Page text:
It had been six years since my last visit to Waterworks Canyon, a gem of a place for early season wildflowers west of Yakima, Washington. This past Sunday I returned, this time with my wife, Natalie, and my son, Zach. Little had changed since April 2007, which is a good thing. This only significant difference is that a Washington Discover Pass is now required to park at the trailhead (Google map satellite view).
The flowers were spectacular right from the beginning of the trail, which leaves Washington Route 410 about a quarter mile west of the junction with US 12 in Tieton Canyon a few miles west of Naches and Yakima. Pass through the gate and before you’ve made many steps the hillside explodes with brilliant yellow balsamroot, rich blue lupines, and bright pink showy phlox. These will be your showiest companions along much of the trail as you climb 1,000 feet or more up the canyon on a well-worn boot track, crossing and recrossing a small stream that sometimes disappears underground.
Most of the hike is on rocky ground in full sun, but there are a few sheltered and shady spots that hold a bit more moisture. Here you’ll find ball-head waterleaf and star-flowered false Solomon’s seal.
We also found patches of deep blue Menzies’ larkspur, pale blue trumped lungwort, and the last few blossoms on sagebrush buttercups. Prairie stars were thick on places, scattered among the grasses in others. Thompson’s paintbrush was just starting to show its yellow bracts, and linear-leaf daisies were still in bud.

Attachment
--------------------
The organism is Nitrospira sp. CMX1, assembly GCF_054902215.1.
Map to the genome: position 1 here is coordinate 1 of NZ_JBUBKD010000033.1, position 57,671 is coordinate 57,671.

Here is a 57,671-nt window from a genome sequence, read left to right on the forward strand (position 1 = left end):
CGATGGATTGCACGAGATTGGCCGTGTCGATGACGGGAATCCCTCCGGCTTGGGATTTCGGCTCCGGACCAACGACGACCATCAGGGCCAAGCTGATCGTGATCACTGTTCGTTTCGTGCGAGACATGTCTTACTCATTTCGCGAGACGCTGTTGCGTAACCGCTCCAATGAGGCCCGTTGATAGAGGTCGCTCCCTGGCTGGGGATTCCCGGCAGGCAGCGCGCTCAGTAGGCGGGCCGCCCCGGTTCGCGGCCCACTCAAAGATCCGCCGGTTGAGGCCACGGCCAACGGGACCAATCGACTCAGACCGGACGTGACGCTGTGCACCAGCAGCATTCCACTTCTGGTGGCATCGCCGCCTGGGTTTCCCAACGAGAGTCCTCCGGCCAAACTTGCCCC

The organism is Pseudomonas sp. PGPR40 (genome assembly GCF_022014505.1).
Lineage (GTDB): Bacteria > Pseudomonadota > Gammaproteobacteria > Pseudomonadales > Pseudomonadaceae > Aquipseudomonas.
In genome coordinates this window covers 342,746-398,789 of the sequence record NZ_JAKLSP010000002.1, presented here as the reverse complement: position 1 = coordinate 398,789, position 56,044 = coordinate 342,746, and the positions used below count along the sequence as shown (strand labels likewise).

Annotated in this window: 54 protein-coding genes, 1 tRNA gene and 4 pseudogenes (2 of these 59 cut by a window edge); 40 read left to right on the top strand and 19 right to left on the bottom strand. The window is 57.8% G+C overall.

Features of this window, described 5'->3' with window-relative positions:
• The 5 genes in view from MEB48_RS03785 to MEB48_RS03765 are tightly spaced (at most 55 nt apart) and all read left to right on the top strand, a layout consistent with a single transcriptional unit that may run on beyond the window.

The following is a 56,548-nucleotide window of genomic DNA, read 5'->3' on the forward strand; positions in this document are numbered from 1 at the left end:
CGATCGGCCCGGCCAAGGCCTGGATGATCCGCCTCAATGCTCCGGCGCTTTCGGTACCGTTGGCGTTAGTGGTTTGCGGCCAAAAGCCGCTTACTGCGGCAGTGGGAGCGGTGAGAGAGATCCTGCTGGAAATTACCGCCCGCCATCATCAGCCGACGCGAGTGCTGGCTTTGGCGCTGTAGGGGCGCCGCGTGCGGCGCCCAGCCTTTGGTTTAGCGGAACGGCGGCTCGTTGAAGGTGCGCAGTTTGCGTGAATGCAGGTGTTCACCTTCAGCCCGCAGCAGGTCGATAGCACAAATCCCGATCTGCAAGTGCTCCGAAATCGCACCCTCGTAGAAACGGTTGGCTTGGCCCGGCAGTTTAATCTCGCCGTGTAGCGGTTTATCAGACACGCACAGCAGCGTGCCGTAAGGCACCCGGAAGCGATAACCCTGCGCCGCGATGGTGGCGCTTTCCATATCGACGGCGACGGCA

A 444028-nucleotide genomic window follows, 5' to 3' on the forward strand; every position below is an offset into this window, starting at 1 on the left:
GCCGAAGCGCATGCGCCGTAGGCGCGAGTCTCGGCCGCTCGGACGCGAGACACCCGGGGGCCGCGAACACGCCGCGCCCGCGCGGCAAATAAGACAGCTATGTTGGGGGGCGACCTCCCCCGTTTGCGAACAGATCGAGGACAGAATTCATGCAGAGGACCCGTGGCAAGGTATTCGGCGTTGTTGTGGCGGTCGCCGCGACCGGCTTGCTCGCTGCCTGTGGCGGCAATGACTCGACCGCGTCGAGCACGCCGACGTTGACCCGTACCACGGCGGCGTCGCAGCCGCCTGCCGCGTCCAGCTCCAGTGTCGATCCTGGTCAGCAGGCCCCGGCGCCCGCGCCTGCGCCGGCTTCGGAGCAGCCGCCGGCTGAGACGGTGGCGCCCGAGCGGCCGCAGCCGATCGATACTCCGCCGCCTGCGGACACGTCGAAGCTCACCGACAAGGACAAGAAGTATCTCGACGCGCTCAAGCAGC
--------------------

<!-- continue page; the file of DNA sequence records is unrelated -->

There were numerous clumps of Columbia puccoon. This one, beside the stream, was among the nicest of them. This is a plant that nearly always grows in clumps like this. I can’t recall ever seeing just a single stem of it anywhere.
A special treat was encountering a small western rattlesnake along the trail. This guy (I presume it was a guy, but I didn’t try to determine its sex) was just a couple of feet off the trail in one of the wooded sections. I surprised it as I walked by, invoking the distinctive buzzing of its rattle. Natlie and Zach stopped below the snake and we all watched it for a while. I put my longest lens (70-200mm plus a 2x teleconverter) on my camera before photographing from a safe distance. This is not a subject I wanted to photograph up close with my pocket camera or iPhone. After I finished shooting Natalie and Zach stepped quietly past the snake and continued on up the trail.
I don’t encounter snakes of any kind very often when I’m out hiking, although when in rattler country I always keep my eyes and ears open for them. I would have been less surprised to encounter one out in the open among the rocks than in the woods. But I’m not a herptologist and don’t really know a whole lot about rattlesnake habitat and behavior.